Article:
Art has a powerful way of crossing language boundaries and barriers of the heart to convey a personal message. Some of the most effective activism for social change for wartime sex slaves have come through art (ie. multimedia art, the bronze comfort woman memorial) and films.
ART제안, a talented group of Korean artists from South Korea, held an art exhibit on wartime sex slavery, euphemistically known as “comfort women” at the Hague, Netherlands last winter. These artists poured heart and soul into their powerful art. Thanks to former MP Kathleen Ferrier who helped organize the Hague event. Kathleen met the artists in Hong Kong during their first exhibition in October 2017.
I asked one of the organisers from Seoul, artist Eunyoung Heo to share her thoughts about the exhibit. Eunyoung wrote:
This year, ArtZeAn held an exhibition in The Hague with Dutch artists under the theme “E-Witness: Women and War.” E-Witness means a witness, who through digital means brings back first-person accounts that we must remember from the past or the present into the present and the future.
Through this exhibition, the artists paid attention to the existence of witnesses who have come back to us today. At the same time, an artist who speaks on behalf of someone who can’t speak is another kind of witness. Therefore, E-Witness incorporates these concepts of witnesses.
The organizers of Quartair and ArtZeAn were able to organize a joint event to display these artworks with the Institute of International Studies in The Hague. On November 21, participants from various fields including artist, activists, and students discussed the topic of ‘Beyond Victimhood.’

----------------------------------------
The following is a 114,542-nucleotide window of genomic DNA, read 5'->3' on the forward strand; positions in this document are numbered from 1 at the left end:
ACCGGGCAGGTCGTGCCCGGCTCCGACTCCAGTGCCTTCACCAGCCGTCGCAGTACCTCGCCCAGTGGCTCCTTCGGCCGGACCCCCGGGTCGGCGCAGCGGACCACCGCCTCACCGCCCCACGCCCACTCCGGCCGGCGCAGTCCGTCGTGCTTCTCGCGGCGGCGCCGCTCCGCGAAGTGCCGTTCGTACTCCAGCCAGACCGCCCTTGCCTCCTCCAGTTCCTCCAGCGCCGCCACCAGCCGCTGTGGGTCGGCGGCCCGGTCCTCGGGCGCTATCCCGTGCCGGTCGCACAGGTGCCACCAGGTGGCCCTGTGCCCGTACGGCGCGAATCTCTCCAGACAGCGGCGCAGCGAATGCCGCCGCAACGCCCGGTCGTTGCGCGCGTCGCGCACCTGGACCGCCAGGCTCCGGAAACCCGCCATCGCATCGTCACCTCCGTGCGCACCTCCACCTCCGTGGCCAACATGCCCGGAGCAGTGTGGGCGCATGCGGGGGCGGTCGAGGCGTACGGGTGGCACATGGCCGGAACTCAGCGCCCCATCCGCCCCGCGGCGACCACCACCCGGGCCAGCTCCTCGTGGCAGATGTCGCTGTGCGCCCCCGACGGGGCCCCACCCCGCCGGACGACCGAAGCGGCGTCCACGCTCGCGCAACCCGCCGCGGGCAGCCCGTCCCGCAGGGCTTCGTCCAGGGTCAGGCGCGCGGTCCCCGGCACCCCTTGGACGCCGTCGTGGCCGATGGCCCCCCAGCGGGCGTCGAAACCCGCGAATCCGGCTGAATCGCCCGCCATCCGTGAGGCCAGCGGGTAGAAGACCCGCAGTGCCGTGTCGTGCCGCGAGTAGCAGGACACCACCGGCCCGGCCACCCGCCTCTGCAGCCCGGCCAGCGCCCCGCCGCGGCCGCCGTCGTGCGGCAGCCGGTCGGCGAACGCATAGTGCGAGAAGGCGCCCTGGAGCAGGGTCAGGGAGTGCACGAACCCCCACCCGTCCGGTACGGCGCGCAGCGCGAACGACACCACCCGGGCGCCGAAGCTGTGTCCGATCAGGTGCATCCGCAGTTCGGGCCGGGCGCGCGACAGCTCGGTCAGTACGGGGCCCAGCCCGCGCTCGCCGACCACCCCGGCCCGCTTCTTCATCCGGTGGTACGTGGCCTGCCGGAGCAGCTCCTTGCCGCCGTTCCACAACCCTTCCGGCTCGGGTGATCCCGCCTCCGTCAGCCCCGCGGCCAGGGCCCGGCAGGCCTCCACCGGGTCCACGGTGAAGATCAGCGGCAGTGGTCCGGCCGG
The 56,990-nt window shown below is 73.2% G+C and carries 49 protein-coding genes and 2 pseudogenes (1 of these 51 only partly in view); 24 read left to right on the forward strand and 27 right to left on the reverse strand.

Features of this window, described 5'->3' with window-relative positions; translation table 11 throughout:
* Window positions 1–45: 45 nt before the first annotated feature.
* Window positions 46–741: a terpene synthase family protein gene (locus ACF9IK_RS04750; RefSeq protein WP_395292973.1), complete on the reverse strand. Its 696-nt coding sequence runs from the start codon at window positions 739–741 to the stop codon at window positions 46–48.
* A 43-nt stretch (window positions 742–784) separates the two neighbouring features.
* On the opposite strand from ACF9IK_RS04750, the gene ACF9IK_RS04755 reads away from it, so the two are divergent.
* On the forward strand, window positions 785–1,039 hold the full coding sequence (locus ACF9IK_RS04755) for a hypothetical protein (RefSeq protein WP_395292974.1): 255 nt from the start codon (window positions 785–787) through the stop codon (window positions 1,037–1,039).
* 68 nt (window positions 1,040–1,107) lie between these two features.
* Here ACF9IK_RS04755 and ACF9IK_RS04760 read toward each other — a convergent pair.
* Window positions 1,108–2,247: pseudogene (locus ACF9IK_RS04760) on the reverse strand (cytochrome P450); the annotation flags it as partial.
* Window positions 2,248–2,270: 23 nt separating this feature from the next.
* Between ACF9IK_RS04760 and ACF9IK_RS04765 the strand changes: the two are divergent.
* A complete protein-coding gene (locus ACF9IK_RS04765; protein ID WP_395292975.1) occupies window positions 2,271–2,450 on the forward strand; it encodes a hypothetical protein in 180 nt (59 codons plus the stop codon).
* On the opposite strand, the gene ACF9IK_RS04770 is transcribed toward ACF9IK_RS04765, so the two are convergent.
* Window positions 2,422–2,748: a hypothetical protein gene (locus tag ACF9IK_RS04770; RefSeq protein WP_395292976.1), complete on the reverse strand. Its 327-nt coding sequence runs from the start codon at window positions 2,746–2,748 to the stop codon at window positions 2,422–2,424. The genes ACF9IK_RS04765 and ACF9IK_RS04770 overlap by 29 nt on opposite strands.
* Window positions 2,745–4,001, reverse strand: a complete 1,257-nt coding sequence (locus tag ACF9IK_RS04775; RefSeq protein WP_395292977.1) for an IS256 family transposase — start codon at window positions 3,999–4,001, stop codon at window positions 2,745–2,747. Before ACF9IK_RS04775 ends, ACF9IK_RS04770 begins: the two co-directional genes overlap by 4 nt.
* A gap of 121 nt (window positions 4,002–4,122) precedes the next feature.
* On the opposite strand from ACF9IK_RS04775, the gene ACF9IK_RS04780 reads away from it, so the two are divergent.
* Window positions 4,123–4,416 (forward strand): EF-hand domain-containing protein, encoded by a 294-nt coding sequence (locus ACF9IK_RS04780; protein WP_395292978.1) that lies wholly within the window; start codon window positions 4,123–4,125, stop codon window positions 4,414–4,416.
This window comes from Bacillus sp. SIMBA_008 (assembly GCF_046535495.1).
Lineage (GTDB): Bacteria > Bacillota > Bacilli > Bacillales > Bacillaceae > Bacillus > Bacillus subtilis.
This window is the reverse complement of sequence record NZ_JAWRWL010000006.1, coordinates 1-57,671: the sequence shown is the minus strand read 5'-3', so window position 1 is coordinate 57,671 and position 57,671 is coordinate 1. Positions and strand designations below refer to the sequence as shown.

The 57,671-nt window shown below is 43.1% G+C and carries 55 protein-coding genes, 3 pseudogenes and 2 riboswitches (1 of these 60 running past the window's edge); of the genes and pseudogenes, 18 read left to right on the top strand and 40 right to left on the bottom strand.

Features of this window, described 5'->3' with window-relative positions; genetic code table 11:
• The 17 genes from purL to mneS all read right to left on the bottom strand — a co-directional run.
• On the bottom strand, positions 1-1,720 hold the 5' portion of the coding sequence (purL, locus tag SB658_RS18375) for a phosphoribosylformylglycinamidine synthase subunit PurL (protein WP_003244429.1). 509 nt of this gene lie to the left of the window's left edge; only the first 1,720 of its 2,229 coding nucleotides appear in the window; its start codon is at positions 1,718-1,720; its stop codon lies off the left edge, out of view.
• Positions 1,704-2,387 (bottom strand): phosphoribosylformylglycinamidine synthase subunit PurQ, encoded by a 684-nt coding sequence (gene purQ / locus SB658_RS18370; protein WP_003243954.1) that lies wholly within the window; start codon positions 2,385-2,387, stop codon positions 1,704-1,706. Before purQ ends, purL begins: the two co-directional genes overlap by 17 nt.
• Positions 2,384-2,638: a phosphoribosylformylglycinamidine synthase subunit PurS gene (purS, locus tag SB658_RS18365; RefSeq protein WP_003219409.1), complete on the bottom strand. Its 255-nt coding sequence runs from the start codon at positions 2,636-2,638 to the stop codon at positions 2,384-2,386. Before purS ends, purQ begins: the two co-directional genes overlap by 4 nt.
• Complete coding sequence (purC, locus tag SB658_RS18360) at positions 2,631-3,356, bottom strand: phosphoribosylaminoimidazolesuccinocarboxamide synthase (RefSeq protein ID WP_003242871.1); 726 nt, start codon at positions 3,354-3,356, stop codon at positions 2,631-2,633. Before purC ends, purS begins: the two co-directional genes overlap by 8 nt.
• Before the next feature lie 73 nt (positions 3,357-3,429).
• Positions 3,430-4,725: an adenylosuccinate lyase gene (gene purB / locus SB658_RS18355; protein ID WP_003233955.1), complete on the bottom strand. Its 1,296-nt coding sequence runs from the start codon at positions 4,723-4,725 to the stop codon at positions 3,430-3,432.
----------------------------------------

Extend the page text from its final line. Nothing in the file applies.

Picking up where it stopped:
This talk was led by Professor Kees Biekart of ISS with guest speakers Kathleen Ferrier and Malini Laxminarayan, the program officer from Mukwege Foundation, with artist Shim Jung-ah of ArtZeAn participating in the discussion. Discussing Japanese military sexual slavery also tells us a story about human rights activists and the Statues of Peace.
On November 24, Professor Biekart guided participants through various places in the town of Hague that showed a shameful and painful side of history. South Korea’s artists had previously informed other participants about East Asian female sexual slavery as a focus in the discussion of human right abuses, while the Dutch participants informed the visiting Korean artist about the former slave trade shaped by the global economy at the time. Both groups shared their history of deeply rooted inequality and exploitation of those in weak positions.
Most of all, many people were impressed with Kathleen Ferrier, who followed up last year’s Hong Kong exhibition’s opening speech with another impressive speech at Quartair, and the discussion held by ISS. Thanks to her, ArtZeAn’s activities and the meaning of the works to the artists, were able to shine at the exhibition. (by artist Eunyoung Heo)